As business owners, we can become unhealthily obsessed with the almighty dollar and monetizing, um, everything. But when you’re feeling frazzled, it’s time to stop thinking like a businesswoman and start doing things just for the fun of it. Yep, I’m telling you back away from the laptop and instead, bust out the colored pencils, pop open your Pinterest DIY board and/or hit up your hot yoga studio. Humans need to do things just for sheer enjoyment sometimes, and revisiting old hobbies is one amazing way to do this. According to Business Insider, hobbies are an incredible way to clear our minds (especially ones that require us to uni-task and concentrate deeply), distract us from our problems (in a healthy way) and obvs, open up new social opportunities. This is the time to go do whatever turns you on…regardless of whether it will “make you money” or feels “productive. Plus – just like in relationships – you can’t depend on your job to fulfill all your needs. If you’re trying to “get everything” you need from your business – money, creative satisfaction, personal achievement, fun, friends, etc. – you’re setting yourself up to grow crazy resentful of your biz, no matter how much passion you had at the start.
Get bored – or go somewhere fresh and new.
Sounds contradictory, right? Well, turns out creativity thrives not only on novelty and thrilling, new-to-us experiences, but it can ALSO “grow” when we’re doing mindless tasks, too. So, if you were totally bubbling over with creative ideas like pink champs on New Year’s Eve at your monotonous desk job but can’t seem to dream up anything original (let alone inspiring) these days, know you’re not alone. As a self-employed woman, you just have to make a more concerted effort to both a) turn your brain off sometimes and b) stimulate it with new stuff so it keeps making new connections + ideas. In The Artist’s Way, creativity goddess Julia Cameron suggests taking yourself on weekly “artist’s dates” – maybe gussy up and go see that sappy new film, visit a diner in a nearby but unexplored city + nom on an exotic cuisine or soak up some sunshine with a notebook and zero agenda – to refill the well. New experiences ignite hot new connections and give us a fresh take on the world, our lives and consequently, our businesses. Make these dates non-negotiable. This is all about filling your cup before you can give to others. You simply won’t have the creative energy or mojo to create inspiring, meaningful content if you’re depleted, and trust me, your clients and customers actually want you at your best.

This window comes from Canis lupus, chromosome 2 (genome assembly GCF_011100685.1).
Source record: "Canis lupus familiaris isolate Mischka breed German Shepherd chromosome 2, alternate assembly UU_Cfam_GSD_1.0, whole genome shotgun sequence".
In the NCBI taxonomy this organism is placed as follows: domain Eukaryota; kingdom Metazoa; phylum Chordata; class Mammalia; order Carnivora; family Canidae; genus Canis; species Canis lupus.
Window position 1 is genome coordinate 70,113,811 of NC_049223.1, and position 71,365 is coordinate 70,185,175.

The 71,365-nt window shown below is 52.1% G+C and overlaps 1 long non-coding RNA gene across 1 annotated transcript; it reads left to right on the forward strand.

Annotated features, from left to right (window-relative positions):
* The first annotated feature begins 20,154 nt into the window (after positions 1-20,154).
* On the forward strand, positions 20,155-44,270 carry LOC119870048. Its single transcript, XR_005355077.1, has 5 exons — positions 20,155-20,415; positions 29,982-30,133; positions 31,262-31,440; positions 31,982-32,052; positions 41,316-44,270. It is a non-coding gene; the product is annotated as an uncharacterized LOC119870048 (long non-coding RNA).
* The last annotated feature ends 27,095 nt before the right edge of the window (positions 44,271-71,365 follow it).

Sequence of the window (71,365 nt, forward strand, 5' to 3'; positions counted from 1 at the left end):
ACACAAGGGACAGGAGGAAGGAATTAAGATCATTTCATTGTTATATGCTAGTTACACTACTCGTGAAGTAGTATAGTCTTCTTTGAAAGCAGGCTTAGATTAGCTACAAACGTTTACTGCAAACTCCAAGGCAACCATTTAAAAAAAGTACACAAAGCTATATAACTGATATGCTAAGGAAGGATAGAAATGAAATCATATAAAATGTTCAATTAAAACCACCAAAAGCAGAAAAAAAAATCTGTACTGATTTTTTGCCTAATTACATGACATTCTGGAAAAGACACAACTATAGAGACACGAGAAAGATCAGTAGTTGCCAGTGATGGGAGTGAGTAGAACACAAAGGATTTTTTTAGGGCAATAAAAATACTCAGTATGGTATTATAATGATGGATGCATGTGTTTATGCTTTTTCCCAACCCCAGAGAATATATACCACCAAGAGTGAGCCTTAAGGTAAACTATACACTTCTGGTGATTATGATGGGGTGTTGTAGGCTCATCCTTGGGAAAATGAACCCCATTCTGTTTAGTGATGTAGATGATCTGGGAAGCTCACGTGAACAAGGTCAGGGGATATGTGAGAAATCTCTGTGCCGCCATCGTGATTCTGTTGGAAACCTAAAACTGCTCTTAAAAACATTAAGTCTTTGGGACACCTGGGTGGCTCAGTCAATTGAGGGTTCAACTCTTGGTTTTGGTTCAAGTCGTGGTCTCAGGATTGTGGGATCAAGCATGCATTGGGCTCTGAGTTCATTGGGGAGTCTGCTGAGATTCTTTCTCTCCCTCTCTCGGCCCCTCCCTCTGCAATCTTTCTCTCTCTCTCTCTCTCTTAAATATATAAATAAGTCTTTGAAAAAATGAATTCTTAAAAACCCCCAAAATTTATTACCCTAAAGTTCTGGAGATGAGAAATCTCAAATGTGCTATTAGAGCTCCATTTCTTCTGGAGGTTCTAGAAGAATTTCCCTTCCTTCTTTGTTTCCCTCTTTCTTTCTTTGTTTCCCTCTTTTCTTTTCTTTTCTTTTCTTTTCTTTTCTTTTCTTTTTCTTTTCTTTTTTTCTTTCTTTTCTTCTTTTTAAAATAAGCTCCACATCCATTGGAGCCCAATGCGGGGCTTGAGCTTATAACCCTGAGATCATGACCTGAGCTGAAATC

Shut down your inner mean girl.
Read: Stop criticizing yourself for feeling the way you feel. And also, stop criticizing your work. (I’m SO guilty of this!) Burnout isn’t a sign of weakness, and you’re NOT going crazy and/or “losing” your talent. You’re just tired.
On that note, don’t forget to sleep, eat and exercise.
These basic needs seem SO obvious, but how many times have you glanced at your iPhone only to realize it’s 3 p.m.and all you’ve done all day is sit hunched over your MacBook and all you’ve consumed is a ridiculous amount of coffee? Our bodies need fresh (preferably green) whole food, at least 15 minutes of movement and 8-ish hours of sleep every single day (although this varies person to person). Even when in “launch mode” – try to adhere to at least these basic self care principles.
Have you ever feel frazzled, fried or like your flicker finally went out? Tell us what you’ve learned about how to curb creative burnout!